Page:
Last week sports fans watched the end of both the NHL Stanley Cup Playoffs and the NBA Finals. For San Antonio Spurs and Los Angeles Kings fans, the NBA and NHL seasons ended with the sweet taste of victory, but for Miami Heat and New York Rangers fans, a more bitter taste has been left in their mouth that will linger right up until the start of next season. Now with the start of World Cup, diehard fans from around the world are donning their soccer jerseys and painting their faces in support of their country. No matter what country or team a sports fan is rooting for, they all share one thing in common: the heart pounding stress of watching their team complete for the ultimate prize in their sport.

From highest highs to the lowest lows, the emotional stress of following your favorite sports team could be leading you down a road to an early grave. The anxiety the average sports fan experiences while watching their team play has been linked to several health concerns including heart attacks, obesity, and binge drinking. I know I’m still recovering from the dramatic double-OT loss my New York Rangers suffered at the end of their impressive playoff run. For those of us who are hardcore sports fan, investing less emotion into watching our team play is easier said than done, but it would be in our best interest to have a heart healthy plan in place to counteract the effects of our sport fanaticism.

Do you feel the need to binge on food high in calories, sugar, and fat after watching your team drop a big game? You’re not alone. Although junk food like deep-fried chicken wings, potato chips, and pizza are a staple at every Super Bowl watch party, apparently fans of the losing team are more likely to go running for the buffet table after watching their team cough up a big game. A recent study published in Psychological Science examined the eating habits of American’s when their city or state’s NFL team won or lost a game. On the Monday following their team’s loss, fans consumed 10 percent more calories and 16 percent more saturated fat. Calorie and saturated fat consumption was significantly lower among fans of the winning team come that very same Monday. Researchers attributed the emotional eating done by a losing team’s fans to relating a team defeat to a “personal defeat,” which, in turn, causes a threat to their self-esteem.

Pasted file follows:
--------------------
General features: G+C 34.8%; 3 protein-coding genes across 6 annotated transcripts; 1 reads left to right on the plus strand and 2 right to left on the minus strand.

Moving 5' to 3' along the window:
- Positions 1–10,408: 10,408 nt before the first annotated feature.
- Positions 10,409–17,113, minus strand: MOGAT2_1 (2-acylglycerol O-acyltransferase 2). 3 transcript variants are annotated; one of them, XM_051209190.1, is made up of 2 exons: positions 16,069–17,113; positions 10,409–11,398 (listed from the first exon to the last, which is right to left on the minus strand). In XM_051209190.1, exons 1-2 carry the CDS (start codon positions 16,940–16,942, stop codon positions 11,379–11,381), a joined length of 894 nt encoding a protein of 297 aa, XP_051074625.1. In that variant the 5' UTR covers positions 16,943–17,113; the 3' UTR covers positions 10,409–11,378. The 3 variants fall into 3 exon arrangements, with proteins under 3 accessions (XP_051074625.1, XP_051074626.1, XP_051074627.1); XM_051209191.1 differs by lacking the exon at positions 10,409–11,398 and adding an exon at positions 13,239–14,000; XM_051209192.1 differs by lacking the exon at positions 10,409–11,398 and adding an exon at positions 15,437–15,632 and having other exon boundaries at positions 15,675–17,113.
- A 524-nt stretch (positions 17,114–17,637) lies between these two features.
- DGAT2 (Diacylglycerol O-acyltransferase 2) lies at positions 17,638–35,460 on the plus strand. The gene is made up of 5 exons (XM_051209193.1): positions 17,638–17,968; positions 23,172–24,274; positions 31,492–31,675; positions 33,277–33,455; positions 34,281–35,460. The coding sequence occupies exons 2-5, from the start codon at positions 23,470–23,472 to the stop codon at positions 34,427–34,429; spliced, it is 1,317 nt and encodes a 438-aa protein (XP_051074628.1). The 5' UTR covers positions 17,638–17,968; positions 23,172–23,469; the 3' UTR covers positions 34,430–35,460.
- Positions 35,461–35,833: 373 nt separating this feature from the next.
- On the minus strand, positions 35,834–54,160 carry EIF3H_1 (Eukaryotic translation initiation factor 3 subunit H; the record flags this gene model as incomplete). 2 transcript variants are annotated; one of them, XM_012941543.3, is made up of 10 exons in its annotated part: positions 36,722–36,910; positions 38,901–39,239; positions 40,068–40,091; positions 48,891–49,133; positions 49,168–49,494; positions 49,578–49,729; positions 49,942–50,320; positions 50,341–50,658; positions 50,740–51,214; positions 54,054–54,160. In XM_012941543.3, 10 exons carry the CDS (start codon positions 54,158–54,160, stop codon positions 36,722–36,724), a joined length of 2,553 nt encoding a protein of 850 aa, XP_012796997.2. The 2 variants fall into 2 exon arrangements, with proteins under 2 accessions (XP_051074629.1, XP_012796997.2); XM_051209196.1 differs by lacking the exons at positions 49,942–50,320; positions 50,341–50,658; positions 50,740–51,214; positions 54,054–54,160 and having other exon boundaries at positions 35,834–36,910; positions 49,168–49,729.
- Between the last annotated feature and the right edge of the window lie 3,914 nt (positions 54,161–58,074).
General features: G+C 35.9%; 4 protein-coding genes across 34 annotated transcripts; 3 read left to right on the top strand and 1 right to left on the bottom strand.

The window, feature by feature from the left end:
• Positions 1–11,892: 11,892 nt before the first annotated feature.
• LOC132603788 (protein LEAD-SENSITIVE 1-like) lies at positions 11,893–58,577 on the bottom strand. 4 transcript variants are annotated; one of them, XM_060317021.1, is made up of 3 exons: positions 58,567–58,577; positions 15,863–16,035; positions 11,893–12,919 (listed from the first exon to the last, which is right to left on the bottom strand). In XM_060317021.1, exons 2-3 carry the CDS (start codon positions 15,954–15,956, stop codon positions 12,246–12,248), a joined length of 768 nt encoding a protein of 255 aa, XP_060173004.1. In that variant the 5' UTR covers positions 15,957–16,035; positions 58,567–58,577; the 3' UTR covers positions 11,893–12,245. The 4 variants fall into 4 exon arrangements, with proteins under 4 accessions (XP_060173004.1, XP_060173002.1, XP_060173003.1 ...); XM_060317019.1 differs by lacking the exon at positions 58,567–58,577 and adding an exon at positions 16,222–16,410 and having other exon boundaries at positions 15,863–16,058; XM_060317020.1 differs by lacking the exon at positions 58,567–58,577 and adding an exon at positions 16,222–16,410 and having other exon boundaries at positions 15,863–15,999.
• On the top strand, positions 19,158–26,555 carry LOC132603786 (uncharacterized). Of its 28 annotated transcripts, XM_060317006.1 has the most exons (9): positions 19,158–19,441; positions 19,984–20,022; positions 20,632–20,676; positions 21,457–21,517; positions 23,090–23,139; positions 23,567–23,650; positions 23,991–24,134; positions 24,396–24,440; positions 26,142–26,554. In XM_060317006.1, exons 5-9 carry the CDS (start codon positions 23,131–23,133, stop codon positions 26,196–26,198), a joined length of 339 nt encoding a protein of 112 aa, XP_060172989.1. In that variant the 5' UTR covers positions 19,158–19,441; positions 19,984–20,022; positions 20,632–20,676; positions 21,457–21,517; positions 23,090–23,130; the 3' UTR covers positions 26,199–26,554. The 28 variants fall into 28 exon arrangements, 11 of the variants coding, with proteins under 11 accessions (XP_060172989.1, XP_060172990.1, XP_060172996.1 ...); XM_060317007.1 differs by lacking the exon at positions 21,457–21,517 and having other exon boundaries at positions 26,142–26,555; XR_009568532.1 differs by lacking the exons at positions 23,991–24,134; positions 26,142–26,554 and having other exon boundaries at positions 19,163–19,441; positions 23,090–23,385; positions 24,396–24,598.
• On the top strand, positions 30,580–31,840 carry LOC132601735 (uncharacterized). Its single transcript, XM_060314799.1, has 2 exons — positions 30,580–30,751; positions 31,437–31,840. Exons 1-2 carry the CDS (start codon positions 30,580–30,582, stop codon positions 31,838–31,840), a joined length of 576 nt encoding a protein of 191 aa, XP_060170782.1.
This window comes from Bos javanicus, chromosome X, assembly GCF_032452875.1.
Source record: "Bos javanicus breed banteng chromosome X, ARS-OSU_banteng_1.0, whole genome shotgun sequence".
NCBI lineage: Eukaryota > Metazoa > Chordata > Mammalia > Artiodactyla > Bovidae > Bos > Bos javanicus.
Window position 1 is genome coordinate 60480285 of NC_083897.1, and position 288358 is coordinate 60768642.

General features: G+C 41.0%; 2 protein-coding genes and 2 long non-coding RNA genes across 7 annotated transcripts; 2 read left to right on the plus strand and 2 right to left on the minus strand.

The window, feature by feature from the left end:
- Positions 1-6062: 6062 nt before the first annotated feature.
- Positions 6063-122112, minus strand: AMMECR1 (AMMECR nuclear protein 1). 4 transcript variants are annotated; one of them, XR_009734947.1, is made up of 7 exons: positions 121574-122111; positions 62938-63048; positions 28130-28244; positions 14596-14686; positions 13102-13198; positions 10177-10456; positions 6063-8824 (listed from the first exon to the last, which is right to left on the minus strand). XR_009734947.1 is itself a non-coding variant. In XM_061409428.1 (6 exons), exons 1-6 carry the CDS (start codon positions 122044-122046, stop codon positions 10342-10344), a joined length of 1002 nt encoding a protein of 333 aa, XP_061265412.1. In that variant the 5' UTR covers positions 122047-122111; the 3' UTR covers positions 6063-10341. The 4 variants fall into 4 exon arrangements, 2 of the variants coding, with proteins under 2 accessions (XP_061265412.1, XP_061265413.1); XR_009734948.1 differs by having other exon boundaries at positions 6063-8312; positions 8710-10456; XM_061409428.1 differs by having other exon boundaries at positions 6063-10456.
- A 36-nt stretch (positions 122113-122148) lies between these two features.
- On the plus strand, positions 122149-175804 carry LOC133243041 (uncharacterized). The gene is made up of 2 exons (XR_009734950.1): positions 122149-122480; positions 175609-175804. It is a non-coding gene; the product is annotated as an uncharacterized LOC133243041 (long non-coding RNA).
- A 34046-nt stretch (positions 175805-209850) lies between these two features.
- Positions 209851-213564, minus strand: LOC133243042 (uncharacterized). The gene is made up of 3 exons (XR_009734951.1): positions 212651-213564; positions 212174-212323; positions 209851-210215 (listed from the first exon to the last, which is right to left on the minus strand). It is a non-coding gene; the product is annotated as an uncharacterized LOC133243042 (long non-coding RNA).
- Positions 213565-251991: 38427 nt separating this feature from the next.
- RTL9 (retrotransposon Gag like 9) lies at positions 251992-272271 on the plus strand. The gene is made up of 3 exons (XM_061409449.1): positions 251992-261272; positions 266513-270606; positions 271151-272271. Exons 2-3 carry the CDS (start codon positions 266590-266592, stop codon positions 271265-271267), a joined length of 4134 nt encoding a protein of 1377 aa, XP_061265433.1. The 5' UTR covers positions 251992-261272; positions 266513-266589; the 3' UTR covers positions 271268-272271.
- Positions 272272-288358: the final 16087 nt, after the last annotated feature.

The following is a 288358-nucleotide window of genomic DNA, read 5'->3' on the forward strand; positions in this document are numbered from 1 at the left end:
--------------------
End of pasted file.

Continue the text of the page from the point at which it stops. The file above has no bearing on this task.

“People live vicariously through their teams thus they feel the stress of the sport as if they are living it themselves, this is why we have also the violent reactions to winning/losing such as the soccer hooligans the championship victory street riots etc.,” President of the International Sports Professionals Association ISPA, Dr. John Mayer told Medical Daily. “People believe that it is their role to get involved with the sport at this intense level as if that will help determine the outcome of a competition, again as if it is their job for the team.”

German researchers tracking heart attack data among their country’s soccer fans during the 2006 World Cup were stunned to find out what the stress of watching their favorite team play meant for cardiovascular health. On days the German soccer team played during the tournament, the number of cardiac emergencies tripled for men and doubled for women. Games that decided if the team would remain in the tournament were especially taxing on the hearts and emotions of German soccer fans. The number of people admitted to a hospital emergency department to be treated for a heart attack skyrocketed on the day the German team advanced to the semifinals after beating Argentina and once again after they lost that semifinal match to Italy.

“Let’s take in to consideration what happens biologically as you stress from watching your team: A number of biomarkers have been shown to be affected by psychological stress,” Dr. Mayer added. “These biomarkers include allostatic load, which is a summary measure of the cumulative biological burden of the repeated attempts to adapt to stress. Allostatic load includes effects on the hypothalamic-pituitary glands, the sympathetic nervous system and the cardiovascular system. So you see what a toll this sports stress puts on the body!”